By way of background, we are in our early 70s and have traveled the world extensively. However, this was our first cruise. We chose a transatlantic repositioning cruise because it seemed a great value and would satisfy a desire to cross the ocean by ship, rather than by air, which we had done so many times. While having no basis of comparison, our impression of the Eurodam was very favorable. We had a veranda stateroom on deck 5, which was more spacious than we had anticipated. The ship is decorated beautifully and the public rooms are comfortable and elegant.
We chose the "As You Wish" dining option, meaning that we did not have a set time for dinner each night. Although you can "drop in" at any time, the restaurant tends to be busy, so it was best to make a reservation for each night, which can be done 4 days in advance. The earlier dining times (prior to 8pm) seemed to be the most popular and were difficult to obtain. We tended to dine at 8 or after. The menu in the main dining room (Rembrandt) was quite varied. The quality of the food was excellent and the portions were appropriate for a multi-course meal. The service was quite good and the staff was very friendly. We had one dinner in the Pinnacle Grill, an extra-charge restaurant that is billed as the ship's finest. While the room was beautiful and the service was excellent, we were disappointed. We had heard that the beef was the specialty, so we both ordered the New York strip sirloin. It was cooked to perfection--medium rare--but it was tasteless and a bit tough. We were also put off by a pretentious wine steward who sneered when we asked about a lower priced Malbec on the menu. Only wines priced at or over $100 were suitable in his opinion. Our experience caused us to cancel the reservation for the special Le Cirque dinner that is offered in the Pinnacle Grill for an extra charge once per cruise. We had dinner twice in the extra-charge Tamarind Restaurant, which was delicious and delightful. The Tamarind is also open for lunch at no extra charge. We managed to obtain a reservation for lunch one time. However, it was fully booked for all other days. On the one day that we had lunch there, we noticed that the restaurant was not nearly full. For some reason, they keep the number of lunch reservations well below their seating capacity. The pan-Asian cuisine was prepared and presented beautifully. We did not try the extra-charge Italian restaurant, Canaletto, because we were heading for Rome and decided to wait for the real thing. While breakfast and some lunches are served in the Rembrandt Room, most people, including us, opted for the Lido Restaurant. This is a comprehensive buffet which serves breakfast, lunch, dinner, and snacks. The selections were practically unlimited and the quality was very good. Pizza and burgers were also available near the pools. All in all, the food and service were excellent. We also thought that, Pinnacle Grill excepted, the prices for wine and cocktails were in line with good restaurant prices.
We attended the 10 pm show in the theater on most evenings. The entertainment was excellent and the music, dancing, and staging were very professional and of Las Vegas quality. We particularly enjoyed pianist Elliot Finkel and comedian Derrick Cameron. The B. B. King Blues Band in the Queen's lounge was very entertaining. We found most daytime activities rather boring. There were no really interesting lectures and many of the lectures that were offered were really come-ons aimed at selling special services during the course of the cruise. However, we enjoyed the free time for reading, napping, working out in the well-equipped gym, or whatever. The days went by quickly and enjoyably. Our stateroom was comfortable and was serviced several times a day by our attendant. This service was the quality of a 5 star hotel in the largest cities.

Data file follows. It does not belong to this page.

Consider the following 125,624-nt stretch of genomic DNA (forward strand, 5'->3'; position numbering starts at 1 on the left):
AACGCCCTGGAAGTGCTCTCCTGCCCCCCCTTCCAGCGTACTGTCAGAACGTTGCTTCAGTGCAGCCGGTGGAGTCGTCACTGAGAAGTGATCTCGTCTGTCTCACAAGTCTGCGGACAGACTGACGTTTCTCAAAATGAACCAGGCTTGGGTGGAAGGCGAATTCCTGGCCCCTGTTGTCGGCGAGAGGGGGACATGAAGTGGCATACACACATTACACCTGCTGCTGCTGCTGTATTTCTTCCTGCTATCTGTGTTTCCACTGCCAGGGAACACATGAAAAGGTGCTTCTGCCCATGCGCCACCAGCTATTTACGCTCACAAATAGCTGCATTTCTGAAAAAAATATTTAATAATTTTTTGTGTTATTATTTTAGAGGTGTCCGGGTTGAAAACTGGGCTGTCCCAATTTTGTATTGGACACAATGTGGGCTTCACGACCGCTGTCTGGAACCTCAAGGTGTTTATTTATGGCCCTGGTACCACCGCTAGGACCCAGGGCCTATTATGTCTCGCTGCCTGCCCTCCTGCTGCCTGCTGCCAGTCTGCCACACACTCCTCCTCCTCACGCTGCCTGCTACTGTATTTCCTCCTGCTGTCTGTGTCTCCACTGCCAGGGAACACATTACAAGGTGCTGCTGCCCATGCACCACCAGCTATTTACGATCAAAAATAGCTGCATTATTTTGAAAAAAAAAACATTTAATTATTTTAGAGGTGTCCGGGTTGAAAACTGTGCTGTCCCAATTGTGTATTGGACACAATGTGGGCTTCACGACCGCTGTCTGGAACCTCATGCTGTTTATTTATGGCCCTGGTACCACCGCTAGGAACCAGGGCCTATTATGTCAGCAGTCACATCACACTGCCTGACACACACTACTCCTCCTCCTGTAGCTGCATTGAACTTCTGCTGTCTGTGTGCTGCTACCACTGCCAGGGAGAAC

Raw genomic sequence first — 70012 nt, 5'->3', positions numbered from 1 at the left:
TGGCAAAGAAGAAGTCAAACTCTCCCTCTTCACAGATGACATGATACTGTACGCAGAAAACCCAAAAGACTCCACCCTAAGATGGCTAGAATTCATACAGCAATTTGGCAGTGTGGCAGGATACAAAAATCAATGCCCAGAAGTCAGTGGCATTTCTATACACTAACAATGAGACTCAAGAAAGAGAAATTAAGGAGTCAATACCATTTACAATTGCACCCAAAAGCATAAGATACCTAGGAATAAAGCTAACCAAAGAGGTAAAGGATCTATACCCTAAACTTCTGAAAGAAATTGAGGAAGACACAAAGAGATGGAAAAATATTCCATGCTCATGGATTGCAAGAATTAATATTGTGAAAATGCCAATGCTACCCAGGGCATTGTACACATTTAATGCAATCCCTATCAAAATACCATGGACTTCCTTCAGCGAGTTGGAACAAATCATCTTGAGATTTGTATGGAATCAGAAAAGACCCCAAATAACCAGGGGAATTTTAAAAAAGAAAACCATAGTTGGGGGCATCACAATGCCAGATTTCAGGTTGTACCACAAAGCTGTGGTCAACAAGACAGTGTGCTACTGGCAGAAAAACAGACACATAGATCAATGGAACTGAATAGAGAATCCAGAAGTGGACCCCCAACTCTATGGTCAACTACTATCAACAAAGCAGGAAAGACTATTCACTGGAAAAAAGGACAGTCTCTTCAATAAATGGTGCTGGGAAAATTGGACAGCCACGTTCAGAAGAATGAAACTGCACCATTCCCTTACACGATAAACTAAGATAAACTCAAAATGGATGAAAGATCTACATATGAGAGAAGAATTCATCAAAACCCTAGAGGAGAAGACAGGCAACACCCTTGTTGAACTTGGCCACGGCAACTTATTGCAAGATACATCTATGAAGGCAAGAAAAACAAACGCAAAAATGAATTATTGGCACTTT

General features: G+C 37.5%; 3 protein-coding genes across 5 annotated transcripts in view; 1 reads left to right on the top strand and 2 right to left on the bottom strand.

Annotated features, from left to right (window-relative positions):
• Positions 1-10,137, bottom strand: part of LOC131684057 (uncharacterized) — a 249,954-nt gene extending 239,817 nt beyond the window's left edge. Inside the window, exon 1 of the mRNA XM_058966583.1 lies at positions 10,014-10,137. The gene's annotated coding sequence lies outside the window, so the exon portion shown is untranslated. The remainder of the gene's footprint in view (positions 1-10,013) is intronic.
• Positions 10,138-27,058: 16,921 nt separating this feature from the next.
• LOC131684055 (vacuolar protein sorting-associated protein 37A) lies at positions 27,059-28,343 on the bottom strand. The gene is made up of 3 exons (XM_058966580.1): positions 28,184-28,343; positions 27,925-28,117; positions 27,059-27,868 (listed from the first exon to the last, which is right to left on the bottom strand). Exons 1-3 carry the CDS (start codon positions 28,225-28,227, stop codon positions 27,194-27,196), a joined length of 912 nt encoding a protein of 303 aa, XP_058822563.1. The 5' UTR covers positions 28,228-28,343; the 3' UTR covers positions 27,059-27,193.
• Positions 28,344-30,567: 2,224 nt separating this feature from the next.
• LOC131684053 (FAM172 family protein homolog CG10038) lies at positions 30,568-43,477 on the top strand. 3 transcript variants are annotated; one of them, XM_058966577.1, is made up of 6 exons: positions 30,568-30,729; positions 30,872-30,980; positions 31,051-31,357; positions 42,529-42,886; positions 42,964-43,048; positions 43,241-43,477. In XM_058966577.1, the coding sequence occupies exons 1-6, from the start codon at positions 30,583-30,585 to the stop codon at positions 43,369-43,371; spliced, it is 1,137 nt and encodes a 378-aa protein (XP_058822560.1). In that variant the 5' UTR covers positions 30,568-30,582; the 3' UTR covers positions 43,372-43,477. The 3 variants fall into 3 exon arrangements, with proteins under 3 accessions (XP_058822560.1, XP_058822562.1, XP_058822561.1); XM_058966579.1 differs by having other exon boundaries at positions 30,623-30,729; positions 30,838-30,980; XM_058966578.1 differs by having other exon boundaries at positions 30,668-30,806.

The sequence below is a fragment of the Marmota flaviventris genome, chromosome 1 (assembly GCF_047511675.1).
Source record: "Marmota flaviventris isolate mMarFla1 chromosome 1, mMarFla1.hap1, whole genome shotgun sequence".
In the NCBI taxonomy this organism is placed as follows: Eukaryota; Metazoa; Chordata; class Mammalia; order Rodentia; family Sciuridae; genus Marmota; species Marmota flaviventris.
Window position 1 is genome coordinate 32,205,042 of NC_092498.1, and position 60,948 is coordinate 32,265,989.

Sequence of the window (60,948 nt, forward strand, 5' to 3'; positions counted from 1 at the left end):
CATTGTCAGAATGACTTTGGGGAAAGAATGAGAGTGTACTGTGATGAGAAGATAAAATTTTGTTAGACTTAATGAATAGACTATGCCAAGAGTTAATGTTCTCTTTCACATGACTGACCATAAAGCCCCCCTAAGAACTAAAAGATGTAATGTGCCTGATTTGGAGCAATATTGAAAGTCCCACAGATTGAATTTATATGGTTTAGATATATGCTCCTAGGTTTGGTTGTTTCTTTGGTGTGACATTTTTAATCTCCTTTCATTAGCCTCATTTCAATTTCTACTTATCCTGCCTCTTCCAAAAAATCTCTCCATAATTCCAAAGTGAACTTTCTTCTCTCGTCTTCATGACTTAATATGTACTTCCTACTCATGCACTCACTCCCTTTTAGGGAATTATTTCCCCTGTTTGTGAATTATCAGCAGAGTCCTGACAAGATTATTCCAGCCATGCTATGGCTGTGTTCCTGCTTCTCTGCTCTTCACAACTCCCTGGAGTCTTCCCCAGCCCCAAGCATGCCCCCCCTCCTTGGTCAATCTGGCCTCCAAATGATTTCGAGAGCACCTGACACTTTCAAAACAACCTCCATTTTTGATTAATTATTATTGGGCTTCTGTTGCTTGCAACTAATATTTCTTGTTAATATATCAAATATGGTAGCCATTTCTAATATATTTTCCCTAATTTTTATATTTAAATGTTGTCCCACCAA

Other than the Pinnacle Grill, we had a couple of other disappointments, one beyond anyone's control, and the other left us with a bad feeling toward Holland America. The first disappointment was that the ship did not land as scheduled in Ponta Delgada in the Azores. This was to be the first port of call after leaving Ft. Lauderdale after 6 sea days. However, the weather was rough and the seas were high and the captain decided not to risk trying to dock. It was too bad, because most people were eager to get off the ship for a while. On the other hand, safety of the ship and passengers must be paramount and the decision of the captain was readily accepted. Landings at the other two ports, Malaga and Cartagena went off as scheduled, and were enjoyable. The main disappointment of the cruise was a "Behind the Scenes" tour of the ship including the bridge, kitchens, engine rooms, etc., followed by a cocktail. It was described briefly in the ship's daily newsletter and it stated that there would be a charge. We were informed by the front desk staff that the tour was fully booked, but were put on a wait list. The next day we received an invitation to join the tour and we took it. It was interesting and we were given a Holland America cookbook at the end and a glass of champagne. At no time were we informed of the price of the tour. Only later, after being asked to sign for the tour at the front desk were we informed that the price was $150 per person. In our opinion, this was an outrageous price, especially since we were not informed in advance. On board wine tastings and cocktail mixing classes were on the order of $35 or so. We assumed the cost would have been in the same ballpark. Sure, we should have asked the price, and maybe some people thought it was worth the money, but in our opinion and in the opinion of other passengers with whom we spoke, this was a rip-off by Holland America.
With a few exceptions, we thoroughly enjoyed the cruise and felt that it was a great value. We made a couple of rookie mistakes, but for the most part it met or passed our expectations.